Filed under A Christmas Carol

The Solipsism of Scrooge

ScroogeThere is a great deal of evidence in Charles Dickens’ novella “A Christmas Carol” to suggest that Ebenezer Scrooge lives within a solipsistic universe. Solipsism is the theory that the self is all that can be known to exist and possibly all that does exist. If Scrooge did in fact live in a solipsistic universe then the world he perceived himself to live in including all the other people inhabiting that world would be merely creations of his own mind. They would therefore have no real form or substance of their own. In his solipsistic universe only Scrooge would exist. This must be distinctly understood, or nothing wonderful can come of the idea I am going to relate. For the purpose of understanding I submit the following exhibits into evidence.

Exhibit A – Solitary as an Oyster

Scrooge himself felt very alone in the world. Dickens describes him as “solitary as an oyster” and that “… the very thing he liked [was to] edge his way along the crowded paths of life warning all human sympathy to keep its distance…” He lived alone in a dark, empty, “gloomy suite of rooms, in a lowering pile of building up a yard, where it had little business to be …” hidden behind other houses. I have read many books on dream interpretation that interpret a house in a dream to represent the human mind. If it was Dickens’ intent to have Scrooge’s house represent his mind I think the metaphor is apt. Finally, Scrooge pushed all other people aside as if they were truly “surplus population” and not entirely real to him. We see this when his nephew comes to his office to invite him to dinner, when the two solicitors visit and when the child sings a carol on the steps of his office. We also see it quite clearly in the way he treats his clerk, Bob Cratchit.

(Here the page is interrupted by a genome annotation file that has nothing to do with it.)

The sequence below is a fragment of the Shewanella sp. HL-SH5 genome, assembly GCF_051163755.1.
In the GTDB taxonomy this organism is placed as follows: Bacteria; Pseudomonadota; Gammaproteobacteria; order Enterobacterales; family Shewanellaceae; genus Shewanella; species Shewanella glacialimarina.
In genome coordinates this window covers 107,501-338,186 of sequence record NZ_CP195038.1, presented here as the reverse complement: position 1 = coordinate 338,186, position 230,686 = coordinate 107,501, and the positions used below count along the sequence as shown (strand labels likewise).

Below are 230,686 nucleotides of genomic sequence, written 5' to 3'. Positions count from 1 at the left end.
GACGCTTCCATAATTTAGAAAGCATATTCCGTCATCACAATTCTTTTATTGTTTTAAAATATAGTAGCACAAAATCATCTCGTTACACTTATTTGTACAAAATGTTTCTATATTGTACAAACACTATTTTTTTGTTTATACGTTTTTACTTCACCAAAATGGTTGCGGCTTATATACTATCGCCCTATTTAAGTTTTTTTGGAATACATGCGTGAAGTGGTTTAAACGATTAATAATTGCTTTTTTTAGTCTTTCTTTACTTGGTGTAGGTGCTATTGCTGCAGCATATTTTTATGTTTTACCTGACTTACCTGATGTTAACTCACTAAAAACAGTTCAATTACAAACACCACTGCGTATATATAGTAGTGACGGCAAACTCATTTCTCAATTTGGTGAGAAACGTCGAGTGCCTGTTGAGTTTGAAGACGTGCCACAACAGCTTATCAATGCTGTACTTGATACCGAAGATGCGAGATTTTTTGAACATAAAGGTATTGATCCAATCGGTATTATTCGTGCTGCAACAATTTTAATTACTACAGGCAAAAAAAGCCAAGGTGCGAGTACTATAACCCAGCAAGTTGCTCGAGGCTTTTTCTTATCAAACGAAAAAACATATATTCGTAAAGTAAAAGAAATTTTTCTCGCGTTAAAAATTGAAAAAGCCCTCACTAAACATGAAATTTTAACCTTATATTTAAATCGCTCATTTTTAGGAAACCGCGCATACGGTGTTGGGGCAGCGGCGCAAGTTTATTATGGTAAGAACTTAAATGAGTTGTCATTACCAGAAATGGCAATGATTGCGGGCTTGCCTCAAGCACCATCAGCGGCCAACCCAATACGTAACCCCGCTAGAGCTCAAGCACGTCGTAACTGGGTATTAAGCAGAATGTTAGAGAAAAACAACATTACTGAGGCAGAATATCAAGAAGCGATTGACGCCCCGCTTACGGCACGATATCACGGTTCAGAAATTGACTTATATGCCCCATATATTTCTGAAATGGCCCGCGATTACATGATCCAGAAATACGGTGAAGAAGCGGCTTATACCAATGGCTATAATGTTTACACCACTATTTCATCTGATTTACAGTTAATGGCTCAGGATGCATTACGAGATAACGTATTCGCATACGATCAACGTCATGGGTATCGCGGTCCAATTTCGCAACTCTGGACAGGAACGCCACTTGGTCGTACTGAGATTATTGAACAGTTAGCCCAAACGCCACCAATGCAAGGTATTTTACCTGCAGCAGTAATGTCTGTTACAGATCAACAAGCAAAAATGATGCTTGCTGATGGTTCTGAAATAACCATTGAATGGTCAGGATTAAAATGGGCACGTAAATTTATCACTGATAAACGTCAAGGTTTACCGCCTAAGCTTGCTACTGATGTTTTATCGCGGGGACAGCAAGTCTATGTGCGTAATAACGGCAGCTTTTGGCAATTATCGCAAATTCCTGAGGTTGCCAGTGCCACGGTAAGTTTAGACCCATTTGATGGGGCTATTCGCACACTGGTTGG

Exhibit B – Bah Humbug

Scrooge’s go to catch phrase is “Bah Humbug.” In my last post we discussed how the actual definition of “Humbug” is “language or behavior that is false or meant to deceive…” It is this deception that lies at the heart of the solipsistic universe. In other words, the other people in Scrooge’s world are not separate beings but rather creations of Scrooge’s mind. The fact that they appear to be separate on the surface level is the deception. Scrooge sees his universe as a humbug because the truth of it is not how it actually appears. In a sense there are two minds at work; one that is of the universe and lives within it (i.e, his ego) and one that is aware of the falseness of the universe (i.e., his true self).

Exhibit C – Jacob Marley

Marley’s ghost tells Scrooge that the purpose of his visit is to warn Scrooge that he has a chance to escape Marley’s fate. Scrooge sees that Marley is fettered with a ponderously long and heavy chain. Marley tells Scrooge he wears the chain he forged through his neglect of his fellow man and that Scrooge’s chain was as heavy as Marley’s chain currently appears to be seven Christmases ago. Scrooge is not aware of his own chain but the implication is clear that he will become painfully aware of the chain once he dies.

When Marley first appears, Scrooge explicitly states that he does not believe Marley is real and that he assumes Marley is a creation of his own imagination. There is then a dialog where Marley’s ghost attempts to convince Scrooge that he is real. Scrooge argues that Marley is probably the byproduct of poor digestion. This is not particularly convincing but it illustrates the point that Scrooge assumes himself to live in an (at least somewhat) solipsistic universe. Marley finally frightens Scrooge into admitting he believed in Marley. But what exactly does this mean that Scrooge “believed” in Marley? I think the only logical answer to this question is that when Scrooge says he believes in Marley he means to say he believes Marley is a separate person and therefore repudiates his own belief that he lives in a solipsistic universe. Perhaps this is repudiation is necessary in order for Scrooge to believe the redeeming power of the apparition. Perhaps this belief is necessary for his redemption.

But even if Scrooge is forced to admit that he does not live in a solipsistic universe this does not necessarily prove that his universe is more than just his mind. Consider the question, why was there no ghost that appeared to Marley before he died? Why does Scrooge deserve this chance at redemption and not Marley? It could be argued that Scrooge actually deserves redemption less than Marley given the relative sizes of their respective chains. The fact that Marley appears for Scrooge’s sake but no ghost appeared for Marley’s sake appears to be evidence that Scrooge does in fact live in a solipsistic universe.